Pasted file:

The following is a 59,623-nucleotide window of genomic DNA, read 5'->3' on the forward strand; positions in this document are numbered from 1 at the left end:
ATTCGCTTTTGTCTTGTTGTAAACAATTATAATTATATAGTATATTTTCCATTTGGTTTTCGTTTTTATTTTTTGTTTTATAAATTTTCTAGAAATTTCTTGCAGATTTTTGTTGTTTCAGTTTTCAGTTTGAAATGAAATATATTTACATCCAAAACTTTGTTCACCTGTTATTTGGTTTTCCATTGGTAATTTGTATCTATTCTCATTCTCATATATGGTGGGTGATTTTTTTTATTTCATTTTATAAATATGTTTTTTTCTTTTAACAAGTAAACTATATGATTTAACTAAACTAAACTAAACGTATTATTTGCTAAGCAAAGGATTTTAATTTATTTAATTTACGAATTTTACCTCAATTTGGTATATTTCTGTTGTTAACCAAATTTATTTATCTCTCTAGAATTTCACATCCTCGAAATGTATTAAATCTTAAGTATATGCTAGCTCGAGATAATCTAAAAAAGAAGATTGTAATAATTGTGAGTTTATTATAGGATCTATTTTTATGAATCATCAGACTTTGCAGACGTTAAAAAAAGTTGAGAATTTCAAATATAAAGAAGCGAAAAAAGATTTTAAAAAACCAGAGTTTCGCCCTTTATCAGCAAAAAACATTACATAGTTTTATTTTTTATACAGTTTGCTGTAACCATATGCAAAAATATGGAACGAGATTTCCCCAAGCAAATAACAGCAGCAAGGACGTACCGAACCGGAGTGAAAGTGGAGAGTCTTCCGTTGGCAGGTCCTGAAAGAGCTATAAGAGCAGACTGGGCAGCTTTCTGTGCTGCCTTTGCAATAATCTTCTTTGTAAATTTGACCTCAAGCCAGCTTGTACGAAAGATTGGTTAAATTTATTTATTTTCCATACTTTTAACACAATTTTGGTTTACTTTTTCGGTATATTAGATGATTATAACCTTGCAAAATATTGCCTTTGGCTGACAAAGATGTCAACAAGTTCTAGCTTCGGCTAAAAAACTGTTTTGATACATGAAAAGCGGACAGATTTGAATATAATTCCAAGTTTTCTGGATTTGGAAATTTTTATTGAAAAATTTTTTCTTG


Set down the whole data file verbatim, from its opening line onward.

The following is a 59,623-nucleotide window of genomic DNA, read 5'->3' on the forward strand; positions in this document are numbered from 1 at the left end:
ATTCGCTTTTGTCTTGTTGTAAACAATTATAATTATATAGTATATTTTCCATTTGGTTTTCGTTTTTATTTTTTGTTTTATAAATTTTCTAGAAATTTCTTGCAGATTTTTGTTGTTTCAGTTTTCAGTTTGAAATGAAATATATTTACATCCAAAACTTTGTTCACCTGTTATTTGGTTTTCCATTGGTAATTTGTATCTATTCTCATTCTCATATATGGTGGGTGATTTTTTTTATTTCATTTTATAAATATGTTTTTTTCTTTTAACAAGTAAACTATATGATTTAACTAAACTAAACTAAACGTATTATTTGCTAAGCAAAGGATTTTAATTTATTTAATTTACGAATTTTACCTCAATTTGGTATATTTCTGTTGTTAACCAAATTTATTTATCTCTCTAGAATTTCACATCCTCGAAATGTATTAAATCTTAAGTATATGCTAGCTCGAGATAATCTAAAAAAGAAGATTGTAATAATTGTGAGTTTATTATAGGATCTATTTTTATGAATCATCAGACTTTGCAGACGTTAAAAAAAGTTGAGAATTTCAAATATAAAGAAGCGAAAAAAGATTTTAAAAAACCAGAGTTTCGCCCTTTATCAGCAAAAAACATTACATAGTTTTATTTTTTATACAGTTTGCTGTAACCATATGCAAAAATATGGAACGAGATTTCCCCAAGCAAATAACAGCAGCAAGGACGTACCGAACCGGAGTGAAAGTGGAGAGTCTTCCGTTGGCAGGTCCTGAAAGAGCTATAAGAGCAGACTGGGCAGCTTTCTGTGCTGCCTTTGCAATAATCTTCTTTGTAAATTTGACCTCAAGCCAGCTTGTACGAAAGATTGGTTAAATTTATTTATTTTCCATACTTTTAACACAATTTTGGTTTACTTTTTCGGTATATTAGATGATTATAACCTTGCAAAATATTGCCTTTGGCTGACAAAGATGTCAACAAGTTCTAGCTTCGGCTAAAAAACTGTTTTGATACATGAAAAGCGGACAGATTTGAATATAATTCCAAGTTTTCTGGATTTGGAAATTTTTATTGAAAAATTTTTTCTTG